Off-campus UMass Amherst users: To download campus access theses, please use the following link to log into our proxy server with your UMass Amherst user name and password.

Non-UMass Amherst users: Please talk to your librarian about requesting this thesis through interlibrary loan.

Theses that have an embargo placed on them will not be available to anyone until the embargo expires.

Document Type

Open Access

Degree Program

Civil Engineering

Degree Type

Master of Science in Civil Engineering (M.S.C.E.)

Year Degree Awarded

2013

Month Degree Awarded

February

Keywords

Civil Structures, Damage Detection, Preferred Sensor Selection, Parameter Signatures

Abstract

Detecting structural damage in civil structures through non-destructive means is a growing field in civil engineering. There are many viable methods, but they can often be time consuming and costly; requiring large amounts of data to be collected. By determining which data are the most optimal at detecting damage and which are not the methods can be better optimized. The objective of this thesis was to adapt an existing method of data optimization, used for damage detection in mechanical engineering applications, for use with civil structures. The existing method creates Parameter Signatures based on characteristics from the system being analyzed, from which preferred locations for recording data are determined. For civil structures this method could potentially be used to locate the preferred locations to place accelerometers such that the minimum number of accelerometers is needed to properly detect the location and severity of damage in the structure. This method was first tested on fully analytical computer model structures under perfect conditions to determine its mathematical feasibility with civil structures. It was then tested on data recorded from physical test structures under “real-world” conditions to determine its feasibility as an actual damage detection optimization procedure. Results from the analytical testing show that this is in fact a viable method for determining the preferred sensor positions in civil structures. Furthermore, these results were verified for a variety of excitation types. Physical testing was inconclusive, leading to great insight about what obstacles are impeding this method and should looked at in future research.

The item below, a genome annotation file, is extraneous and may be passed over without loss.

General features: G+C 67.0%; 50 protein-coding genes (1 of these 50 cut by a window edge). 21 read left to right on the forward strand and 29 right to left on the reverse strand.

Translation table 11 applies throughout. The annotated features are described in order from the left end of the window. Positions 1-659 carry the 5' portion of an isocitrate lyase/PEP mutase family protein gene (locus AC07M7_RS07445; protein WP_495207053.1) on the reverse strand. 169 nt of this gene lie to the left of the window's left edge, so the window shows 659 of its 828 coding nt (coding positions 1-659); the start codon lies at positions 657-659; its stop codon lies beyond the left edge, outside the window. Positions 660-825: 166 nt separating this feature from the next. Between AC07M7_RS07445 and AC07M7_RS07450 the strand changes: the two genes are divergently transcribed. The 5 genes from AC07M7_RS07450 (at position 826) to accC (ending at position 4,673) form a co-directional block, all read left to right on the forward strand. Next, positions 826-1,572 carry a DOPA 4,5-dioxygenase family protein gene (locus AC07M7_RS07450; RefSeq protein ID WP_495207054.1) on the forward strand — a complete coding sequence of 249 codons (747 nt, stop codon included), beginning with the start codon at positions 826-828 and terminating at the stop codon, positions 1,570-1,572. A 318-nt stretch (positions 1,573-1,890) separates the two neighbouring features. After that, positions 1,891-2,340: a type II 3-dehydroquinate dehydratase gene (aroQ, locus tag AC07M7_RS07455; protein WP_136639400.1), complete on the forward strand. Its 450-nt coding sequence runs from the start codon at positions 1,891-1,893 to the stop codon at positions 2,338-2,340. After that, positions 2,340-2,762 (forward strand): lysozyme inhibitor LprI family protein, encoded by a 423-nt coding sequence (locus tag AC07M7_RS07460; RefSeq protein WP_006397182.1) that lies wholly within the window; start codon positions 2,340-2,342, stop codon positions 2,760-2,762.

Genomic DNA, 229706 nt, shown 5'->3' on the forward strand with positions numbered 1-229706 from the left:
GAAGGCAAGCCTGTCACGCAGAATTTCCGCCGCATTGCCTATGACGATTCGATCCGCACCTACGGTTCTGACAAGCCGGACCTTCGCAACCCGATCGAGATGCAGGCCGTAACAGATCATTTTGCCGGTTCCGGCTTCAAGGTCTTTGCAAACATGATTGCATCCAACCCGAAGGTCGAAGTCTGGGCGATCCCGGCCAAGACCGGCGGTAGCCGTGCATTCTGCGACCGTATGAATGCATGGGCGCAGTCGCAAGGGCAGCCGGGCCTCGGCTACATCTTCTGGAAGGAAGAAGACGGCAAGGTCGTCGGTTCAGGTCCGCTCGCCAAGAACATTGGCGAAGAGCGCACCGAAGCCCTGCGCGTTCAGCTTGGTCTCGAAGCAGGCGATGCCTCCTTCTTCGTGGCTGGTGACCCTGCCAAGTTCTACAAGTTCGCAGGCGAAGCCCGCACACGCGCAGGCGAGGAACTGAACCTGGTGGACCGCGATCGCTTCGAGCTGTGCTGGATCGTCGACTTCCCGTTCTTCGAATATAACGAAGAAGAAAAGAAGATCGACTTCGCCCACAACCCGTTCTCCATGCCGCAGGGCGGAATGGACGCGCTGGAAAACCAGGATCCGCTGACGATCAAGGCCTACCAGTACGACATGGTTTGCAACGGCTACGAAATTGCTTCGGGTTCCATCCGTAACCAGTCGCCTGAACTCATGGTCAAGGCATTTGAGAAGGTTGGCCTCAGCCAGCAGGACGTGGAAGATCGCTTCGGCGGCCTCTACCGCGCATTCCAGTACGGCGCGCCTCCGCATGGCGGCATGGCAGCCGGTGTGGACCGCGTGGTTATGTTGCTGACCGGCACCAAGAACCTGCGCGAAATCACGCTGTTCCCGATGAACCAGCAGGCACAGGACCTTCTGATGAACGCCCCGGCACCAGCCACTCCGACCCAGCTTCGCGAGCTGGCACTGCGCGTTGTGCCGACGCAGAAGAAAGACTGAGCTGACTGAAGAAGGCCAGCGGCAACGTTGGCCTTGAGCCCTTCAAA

First Advisor

Scott A. Civjan

Second Advisor

Kourosh Danai

Share

COinS